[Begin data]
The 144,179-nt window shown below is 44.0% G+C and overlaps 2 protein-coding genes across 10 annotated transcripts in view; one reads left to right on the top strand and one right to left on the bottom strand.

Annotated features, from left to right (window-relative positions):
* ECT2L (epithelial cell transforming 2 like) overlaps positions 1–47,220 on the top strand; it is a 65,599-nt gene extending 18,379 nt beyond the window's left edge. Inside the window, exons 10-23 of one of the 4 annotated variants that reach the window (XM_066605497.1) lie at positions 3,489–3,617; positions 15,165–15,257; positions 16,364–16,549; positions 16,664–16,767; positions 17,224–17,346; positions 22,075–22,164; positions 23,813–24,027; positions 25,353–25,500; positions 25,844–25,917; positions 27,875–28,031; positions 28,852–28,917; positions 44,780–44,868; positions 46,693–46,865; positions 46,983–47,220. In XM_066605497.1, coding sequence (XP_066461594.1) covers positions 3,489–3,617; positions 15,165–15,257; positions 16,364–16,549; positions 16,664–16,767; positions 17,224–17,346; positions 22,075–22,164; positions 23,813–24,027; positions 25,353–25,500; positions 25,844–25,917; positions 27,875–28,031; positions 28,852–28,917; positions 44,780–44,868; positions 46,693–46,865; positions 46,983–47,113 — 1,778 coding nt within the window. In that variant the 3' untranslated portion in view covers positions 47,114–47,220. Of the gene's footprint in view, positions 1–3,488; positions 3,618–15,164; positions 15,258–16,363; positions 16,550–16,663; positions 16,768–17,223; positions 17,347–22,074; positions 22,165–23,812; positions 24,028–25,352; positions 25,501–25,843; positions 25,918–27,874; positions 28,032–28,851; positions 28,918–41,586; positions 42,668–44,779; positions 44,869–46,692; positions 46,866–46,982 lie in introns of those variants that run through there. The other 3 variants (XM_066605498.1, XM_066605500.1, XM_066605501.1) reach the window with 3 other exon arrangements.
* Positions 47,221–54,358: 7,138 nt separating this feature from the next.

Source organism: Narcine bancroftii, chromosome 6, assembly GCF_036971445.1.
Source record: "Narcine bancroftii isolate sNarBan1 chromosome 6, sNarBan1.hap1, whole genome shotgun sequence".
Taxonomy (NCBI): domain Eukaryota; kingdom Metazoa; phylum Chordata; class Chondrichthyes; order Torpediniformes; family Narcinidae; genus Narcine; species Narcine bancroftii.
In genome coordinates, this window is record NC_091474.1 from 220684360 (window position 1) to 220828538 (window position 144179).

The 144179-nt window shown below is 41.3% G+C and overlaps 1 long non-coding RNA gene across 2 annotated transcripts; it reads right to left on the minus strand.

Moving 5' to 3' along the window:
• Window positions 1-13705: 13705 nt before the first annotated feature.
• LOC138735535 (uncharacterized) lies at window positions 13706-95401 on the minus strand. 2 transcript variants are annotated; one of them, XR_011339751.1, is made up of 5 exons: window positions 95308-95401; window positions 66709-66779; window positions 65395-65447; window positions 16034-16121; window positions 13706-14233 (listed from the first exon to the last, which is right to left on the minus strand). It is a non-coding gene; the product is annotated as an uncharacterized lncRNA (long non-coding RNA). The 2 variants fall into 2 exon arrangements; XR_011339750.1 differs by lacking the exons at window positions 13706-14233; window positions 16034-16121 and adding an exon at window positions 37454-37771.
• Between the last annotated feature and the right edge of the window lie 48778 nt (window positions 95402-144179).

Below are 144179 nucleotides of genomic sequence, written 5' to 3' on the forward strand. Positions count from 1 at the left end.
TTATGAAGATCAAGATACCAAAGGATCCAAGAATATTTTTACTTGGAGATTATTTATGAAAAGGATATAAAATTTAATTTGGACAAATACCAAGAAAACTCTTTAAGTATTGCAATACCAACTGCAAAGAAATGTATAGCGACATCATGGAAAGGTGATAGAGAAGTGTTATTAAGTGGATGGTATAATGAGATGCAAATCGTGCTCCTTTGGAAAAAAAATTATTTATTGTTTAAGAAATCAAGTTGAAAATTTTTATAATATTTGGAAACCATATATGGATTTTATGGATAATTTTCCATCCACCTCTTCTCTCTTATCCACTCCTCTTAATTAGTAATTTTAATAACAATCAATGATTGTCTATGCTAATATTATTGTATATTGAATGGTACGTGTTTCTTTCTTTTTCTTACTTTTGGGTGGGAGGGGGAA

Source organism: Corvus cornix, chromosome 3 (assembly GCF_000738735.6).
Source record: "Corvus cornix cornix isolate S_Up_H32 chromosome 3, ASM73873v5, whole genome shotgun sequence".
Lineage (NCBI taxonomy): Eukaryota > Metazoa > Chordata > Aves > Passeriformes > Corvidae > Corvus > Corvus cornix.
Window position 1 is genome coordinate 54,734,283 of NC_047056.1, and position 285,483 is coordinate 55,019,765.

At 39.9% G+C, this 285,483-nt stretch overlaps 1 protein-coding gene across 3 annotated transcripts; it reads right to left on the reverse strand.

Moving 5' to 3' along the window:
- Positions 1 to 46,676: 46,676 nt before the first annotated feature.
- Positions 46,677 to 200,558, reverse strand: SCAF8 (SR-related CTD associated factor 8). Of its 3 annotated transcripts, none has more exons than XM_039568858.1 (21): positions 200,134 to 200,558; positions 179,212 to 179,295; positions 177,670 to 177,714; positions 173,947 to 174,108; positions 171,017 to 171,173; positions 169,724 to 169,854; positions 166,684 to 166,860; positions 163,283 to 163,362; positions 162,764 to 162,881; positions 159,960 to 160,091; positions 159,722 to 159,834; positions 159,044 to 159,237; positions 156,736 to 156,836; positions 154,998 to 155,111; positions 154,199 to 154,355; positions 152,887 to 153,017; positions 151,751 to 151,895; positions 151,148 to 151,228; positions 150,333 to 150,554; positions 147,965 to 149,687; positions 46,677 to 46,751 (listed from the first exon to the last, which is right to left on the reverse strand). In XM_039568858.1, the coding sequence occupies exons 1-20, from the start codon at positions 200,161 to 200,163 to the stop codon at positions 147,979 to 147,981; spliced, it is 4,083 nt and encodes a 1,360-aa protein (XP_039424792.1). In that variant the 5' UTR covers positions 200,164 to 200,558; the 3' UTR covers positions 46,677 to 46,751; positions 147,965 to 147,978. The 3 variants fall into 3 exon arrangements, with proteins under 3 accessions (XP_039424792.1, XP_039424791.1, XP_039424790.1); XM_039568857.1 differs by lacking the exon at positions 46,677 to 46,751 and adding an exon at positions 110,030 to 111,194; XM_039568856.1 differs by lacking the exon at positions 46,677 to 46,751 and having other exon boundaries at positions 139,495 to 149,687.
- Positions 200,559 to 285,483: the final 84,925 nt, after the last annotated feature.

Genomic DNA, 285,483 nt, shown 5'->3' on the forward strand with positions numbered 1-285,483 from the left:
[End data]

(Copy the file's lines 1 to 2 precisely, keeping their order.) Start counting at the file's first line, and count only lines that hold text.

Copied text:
The 144,179-nt window shown below is 44.0% G+C and overlaps 2 protein-coding genes across 10 annotated transcripts in view; one reads left to right on the top strand and one right to left on the bottom strand.

Annotated features, from left to right (window-relative positions):